To Make More Money On The Stock Market, Don’t Listen To The Experts, Study Says
MILAN, Italy — Hitting it big on the stock markets is the dream of many casual at-home traders. It might seem that listening to the experts on popular financial shows and catching up on the latest tips from investor-centric magazines would help lead to a brighter financial future, but a recent study finds ignoring the “experts” may be the best way to strike it rich with stocks.
Not everyone can live the dream of a day trader, but because the appeal is so intense, many stock traders gather advice from as many analysts and experts as they can. This latest research conducted at Bocconi University in Italy, however, found that investing in stocks least-favored by market experts and pundits yielded five times as much money as the most-favored stocks.
Lead researcher Nicola Gennaioli looked at stock prices and data over the past 35 years and compared it to common recommendations by stock market experts. His team found that investing in the 10 percent of stocks most recommended by experts yielded, on average, a 3 percent return per year. Meanwhile, putting money into the 10 percent of stocks least recommended by experts yielded an average yearly return of, believe it or not, 15 percent!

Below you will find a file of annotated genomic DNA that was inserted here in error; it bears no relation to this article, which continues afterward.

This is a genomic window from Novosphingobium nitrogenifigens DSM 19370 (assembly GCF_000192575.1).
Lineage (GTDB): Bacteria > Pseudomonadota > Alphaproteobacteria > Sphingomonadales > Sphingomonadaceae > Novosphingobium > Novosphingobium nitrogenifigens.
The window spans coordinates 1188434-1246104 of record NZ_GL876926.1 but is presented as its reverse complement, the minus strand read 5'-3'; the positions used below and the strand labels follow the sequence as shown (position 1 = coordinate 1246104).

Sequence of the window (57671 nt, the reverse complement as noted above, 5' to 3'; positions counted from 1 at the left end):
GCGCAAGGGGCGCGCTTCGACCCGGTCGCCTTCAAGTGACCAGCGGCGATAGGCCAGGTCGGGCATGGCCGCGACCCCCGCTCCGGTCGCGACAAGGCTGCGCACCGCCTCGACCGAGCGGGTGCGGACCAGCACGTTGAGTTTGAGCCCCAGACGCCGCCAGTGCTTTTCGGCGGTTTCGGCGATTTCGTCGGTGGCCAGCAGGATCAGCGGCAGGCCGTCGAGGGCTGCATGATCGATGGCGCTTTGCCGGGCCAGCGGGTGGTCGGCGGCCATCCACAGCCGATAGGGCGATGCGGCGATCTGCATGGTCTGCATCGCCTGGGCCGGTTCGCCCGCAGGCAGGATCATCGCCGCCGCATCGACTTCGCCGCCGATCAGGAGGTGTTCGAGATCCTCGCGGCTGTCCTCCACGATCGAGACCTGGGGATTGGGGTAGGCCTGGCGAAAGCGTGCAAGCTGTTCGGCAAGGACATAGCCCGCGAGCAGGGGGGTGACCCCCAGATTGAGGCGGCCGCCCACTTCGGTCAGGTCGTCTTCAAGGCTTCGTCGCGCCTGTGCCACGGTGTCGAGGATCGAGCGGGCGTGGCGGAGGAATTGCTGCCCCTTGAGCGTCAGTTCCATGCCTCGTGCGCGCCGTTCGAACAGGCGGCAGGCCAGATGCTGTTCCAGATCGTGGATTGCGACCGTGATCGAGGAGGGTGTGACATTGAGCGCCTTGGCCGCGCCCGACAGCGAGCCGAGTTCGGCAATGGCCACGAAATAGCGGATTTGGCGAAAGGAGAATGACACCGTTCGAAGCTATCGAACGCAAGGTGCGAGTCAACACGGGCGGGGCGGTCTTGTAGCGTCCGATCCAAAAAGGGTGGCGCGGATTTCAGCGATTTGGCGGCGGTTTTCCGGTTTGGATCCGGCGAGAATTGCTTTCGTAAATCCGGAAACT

The analysts believe that when pundits select the next “Google” stock — that is, a new company showing strong growth — the experts get too optimistic about their stock prices. While there are plenty of companies entering the markets with prodigious growth, true “Google” stocks that only increase in value over time, are very rare. Stock price projections for these companies get too high, and the results are disappointing to investors who took pundits at their word.
Gennaioli and his team analyzed the stocks using the concept of “representativeness.” When successful stocks are represented more by stock experts, more people believe in the experts and that these stocks are plentiful and profitable all the time.
“In a classical example, we tend to think of Irishmen as redheads because red hair is much more frequent among Irishmen than among the rest of the world,” Gennaioli explains in a university release. “Nevertheless, only 10 percent of Irishmen are redheads. In our work, we develop models of belief formation that embody this logic and study the implication of this important psychological force in different domains.”
The authors say representativeness extends to more than just stocks, including social norms. For example, they point to the stigma of mathematics appealing more to men because of a slight prevalence of men being elite mathematicians. That prevalence, in turn, causes women to be less confident in their math abilities and make the fairer gender more un-representative.
The full study was posted online in September 2017 by the authors.
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